Is Facebook marketing on the way out or do you need to try harder?Posted 1 July 2011 by Sandy Cosser
Facebook is losing users. People are deactivating their accounts and seeking alternative social avenues. People have started speculating about Facebook’s demise and wondering if it will inevitably follow MySpace’s sad footsteps (the company was recently sold for a relatively meagre $35 million). Private social networks are on the rise, thanks in large part to their exclusivity and, well, privacy. Google+ also added fuel to the fire with its circles feature that enables users to set groups within which they can communicate.
All of these factors are hardly indicative of large scale rot but considering additional information on users’ interaction with brands, some marketers are starting to question the value of Facebook marketing.
According to PageLever, less than 10% of fans visit brand pages daily. That’s if they have between 1000 and 10,000 fans. The more fans the greater the drop. Brands with more than one million fans only get 2.79% daily visits.
The reason for poor page performance and low user interaction:
Inaction on the part of brands themselves. Or, perhaps more accurately, lack of innovative interaction.
Users simply aren’t motivated to come back.
This is usually the result of an ineffective or absent Facebook marketing strategy. Companies set up pages, send out a couple of posts to break the ice and then sit back and hope that their fans will do the rest.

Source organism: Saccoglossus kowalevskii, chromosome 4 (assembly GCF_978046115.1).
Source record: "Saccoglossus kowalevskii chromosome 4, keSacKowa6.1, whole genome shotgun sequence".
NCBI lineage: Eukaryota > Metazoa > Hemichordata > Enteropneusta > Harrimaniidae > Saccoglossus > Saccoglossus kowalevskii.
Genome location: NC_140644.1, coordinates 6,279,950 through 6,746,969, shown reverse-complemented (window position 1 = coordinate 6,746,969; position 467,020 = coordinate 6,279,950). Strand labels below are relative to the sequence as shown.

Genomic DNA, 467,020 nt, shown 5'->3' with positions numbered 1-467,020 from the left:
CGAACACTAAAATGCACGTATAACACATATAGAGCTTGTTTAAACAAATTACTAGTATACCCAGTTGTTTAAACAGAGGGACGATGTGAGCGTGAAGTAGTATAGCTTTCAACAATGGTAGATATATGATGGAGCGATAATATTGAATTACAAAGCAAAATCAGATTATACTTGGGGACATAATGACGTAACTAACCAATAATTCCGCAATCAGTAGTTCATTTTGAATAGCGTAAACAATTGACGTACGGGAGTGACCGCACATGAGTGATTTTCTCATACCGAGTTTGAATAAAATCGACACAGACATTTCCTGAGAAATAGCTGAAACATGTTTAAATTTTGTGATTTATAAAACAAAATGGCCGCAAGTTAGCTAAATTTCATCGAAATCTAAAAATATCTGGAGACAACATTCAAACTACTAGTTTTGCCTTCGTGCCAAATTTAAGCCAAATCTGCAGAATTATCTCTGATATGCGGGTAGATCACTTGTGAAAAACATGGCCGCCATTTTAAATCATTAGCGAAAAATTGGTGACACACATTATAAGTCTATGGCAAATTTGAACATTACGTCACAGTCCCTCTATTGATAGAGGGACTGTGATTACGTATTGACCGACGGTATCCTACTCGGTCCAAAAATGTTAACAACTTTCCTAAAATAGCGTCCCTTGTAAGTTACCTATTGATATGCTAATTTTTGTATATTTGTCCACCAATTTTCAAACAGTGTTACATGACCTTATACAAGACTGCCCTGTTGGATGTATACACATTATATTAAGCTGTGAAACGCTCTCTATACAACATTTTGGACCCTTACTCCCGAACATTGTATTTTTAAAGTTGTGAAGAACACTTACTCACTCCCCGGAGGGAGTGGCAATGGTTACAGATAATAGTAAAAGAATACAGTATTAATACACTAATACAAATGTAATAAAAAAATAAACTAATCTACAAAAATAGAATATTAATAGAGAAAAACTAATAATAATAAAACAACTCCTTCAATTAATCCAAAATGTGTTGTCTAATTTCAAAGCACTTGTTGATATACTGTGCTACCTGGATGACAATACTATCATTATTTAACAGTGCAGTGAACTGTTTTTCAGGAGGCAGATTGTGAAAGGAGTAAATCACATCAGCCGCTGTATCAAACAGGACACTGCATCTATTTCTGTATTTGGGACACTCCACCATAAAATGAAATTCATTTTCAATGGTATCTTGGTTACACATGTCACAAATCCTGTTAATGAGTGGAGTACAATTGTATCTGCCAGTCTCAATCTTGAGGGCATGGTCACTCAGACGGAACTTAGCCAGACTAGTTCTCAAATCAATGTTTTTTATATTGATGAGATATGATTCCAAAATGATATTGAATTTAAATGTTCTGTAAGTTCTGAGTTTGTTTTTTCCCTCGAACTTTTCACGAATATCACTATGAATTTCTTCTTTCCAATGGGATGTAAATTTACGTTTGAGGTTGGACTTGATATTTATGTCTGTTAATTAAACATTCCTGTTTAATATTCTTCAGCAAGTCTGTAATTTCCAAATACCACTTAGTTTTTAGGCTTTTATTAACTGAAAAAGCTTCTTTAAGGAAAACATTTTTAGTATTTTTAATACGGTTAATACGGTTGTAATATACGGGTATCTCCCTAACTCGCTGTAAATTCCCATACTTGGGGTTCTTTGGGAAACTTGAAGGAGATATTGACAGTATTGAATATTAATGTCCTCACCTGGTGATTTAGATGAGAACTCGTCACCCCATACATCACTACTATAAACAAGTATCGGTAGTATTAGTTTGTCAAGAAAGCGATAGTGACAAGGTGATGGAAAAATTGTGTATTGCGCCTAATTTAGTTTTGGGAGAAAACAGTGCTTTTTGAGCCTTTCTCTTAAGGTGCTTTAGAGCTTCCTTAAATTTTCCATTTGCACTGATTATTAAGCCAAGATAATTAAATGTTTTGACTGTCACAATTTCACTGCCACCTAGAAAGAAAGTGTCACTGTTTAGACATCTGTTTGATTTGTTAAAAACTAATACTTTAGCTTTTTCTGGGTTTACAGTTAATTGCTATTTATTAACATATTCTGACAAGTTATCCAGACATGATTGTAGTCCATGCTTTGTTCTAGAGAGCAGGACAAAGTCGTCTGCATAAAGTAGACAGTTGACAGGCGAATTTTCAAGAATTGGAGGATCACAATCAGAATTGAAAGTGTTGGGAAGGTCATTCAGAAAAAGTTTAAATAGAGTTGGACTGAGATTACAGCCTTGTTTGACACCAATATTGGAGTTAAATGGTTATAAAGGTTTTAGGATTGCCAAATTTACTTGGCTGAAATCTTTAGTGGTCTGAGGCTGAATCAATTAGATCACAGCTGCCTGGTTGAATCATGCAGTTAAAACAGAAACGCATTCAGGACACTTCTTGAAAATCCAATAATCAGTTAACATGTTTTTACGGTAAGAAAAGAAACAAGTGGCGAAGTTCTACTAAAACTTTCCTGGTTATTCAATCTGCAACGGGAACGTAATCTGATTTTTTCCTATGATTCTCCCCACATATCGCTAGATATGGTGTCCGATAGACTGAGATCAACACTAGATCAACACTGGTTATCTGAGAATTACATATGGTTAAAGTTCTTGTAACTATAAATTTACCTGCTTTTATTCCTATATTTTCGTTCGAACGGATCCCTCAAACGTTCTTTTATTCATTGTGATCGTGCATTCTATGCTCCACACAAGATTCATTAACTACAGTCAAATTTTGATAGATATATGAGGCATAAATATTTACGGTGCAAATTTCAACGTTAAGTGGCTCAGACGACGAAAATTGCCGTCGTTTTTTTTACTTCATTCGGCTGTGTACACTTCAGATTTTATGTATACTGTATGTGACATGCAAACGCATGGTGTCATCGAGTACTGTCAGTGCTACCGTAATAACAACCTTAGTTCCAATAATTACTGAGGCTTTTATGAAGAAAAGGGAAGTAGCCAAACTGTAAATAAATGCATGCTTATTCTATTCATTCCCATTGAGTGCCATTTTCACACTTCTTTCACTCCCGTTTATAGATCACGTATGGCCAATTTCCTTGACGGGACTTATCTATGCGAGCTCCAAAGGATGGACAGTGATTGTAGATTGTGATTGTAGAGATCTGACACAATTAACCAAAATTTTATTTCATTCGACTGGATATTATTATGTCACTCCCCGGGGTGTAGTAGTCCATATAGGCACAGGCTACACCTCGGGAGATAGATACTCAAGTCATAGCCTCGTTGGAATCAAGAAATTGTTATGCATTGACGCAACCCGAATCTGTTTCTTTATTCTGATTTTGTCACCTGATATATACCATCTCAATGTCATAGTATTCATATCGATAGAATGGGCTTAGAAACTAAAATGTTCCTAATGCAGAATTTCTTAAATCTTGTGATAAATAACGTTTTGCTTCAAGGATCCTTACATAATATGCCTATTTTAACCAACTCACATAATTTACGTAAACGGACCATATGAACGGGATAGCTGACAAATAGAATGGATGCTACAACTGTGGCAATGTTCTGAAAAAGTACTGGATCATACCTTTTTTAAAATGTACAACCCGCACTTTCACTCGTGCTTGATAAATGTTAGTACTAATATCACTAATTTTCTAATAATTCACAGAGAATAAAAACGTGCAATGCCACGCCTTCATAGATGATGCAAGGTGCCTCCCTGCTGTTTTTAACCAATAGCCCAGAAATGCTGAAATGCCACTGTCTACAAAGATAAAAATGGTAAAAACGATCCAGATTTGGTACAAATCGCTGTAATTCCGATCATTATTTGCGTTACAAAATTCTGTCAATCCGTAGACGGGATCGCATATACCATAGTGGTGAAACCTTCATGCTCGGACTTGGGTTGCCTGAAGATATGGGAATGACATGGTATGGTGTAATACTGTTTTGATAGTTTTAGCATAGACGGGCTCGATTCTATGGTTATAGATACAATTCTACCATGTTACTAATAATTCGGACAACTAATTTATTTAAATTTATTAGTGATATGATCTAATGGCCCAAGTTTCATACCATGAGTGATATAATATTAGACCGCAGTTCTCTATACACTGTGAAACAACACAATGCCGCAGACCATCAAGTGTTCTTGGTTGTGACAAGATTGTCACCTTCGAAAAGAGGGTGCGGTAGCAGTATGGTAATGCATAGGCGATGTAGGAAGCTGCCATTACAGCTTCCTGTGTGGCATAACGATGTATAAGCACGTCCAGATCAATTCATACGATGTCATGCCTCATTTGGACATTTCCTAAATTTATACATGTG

They won’t. This kind of thinking is social media suicide.
Get off the ledge
Get Satisfaction conducted a study into why web users friend and follow brands. The overwhelming majority consider what’s in it for them – financially speaking. We live in a mercenary world. Nothing is for free, not even loyalty. People follow brands for the discounts, special offers and coupons that accompany the association.
Only between 18% and 23% are motivated by interesting and compelling content and the largest following base comes from current customers.
The bad news is that hardly any fans are influenced by online interaction when it comes to making purchasing decisions and recommendations.
On the other hand, fans are likely to respond to competitions and giveaways – mercenary rewards.
The key to successful Facebook marketing, as with all social media marketing (in fact all marketing), is to strategise. You’ll never get anywhere in business if you don’t plan properly.
It’s worth noting that recent data suggests you consider the changing demographics online. More people in the 50+ age-group are joining Facebook, and they’re becoming more active than their younger counterparts, to the point where older users are more likely to interact with brands than younger users.
This strongly suggests that you take your focus off the young up-and-comers and business professionals and start looking at the silver surfers. They generally have more time and money to spare, but their needs and values are different.
Cater for the full spectrum of Facebook users and don’t worry about the death of Facebook – the reports are exaggerated.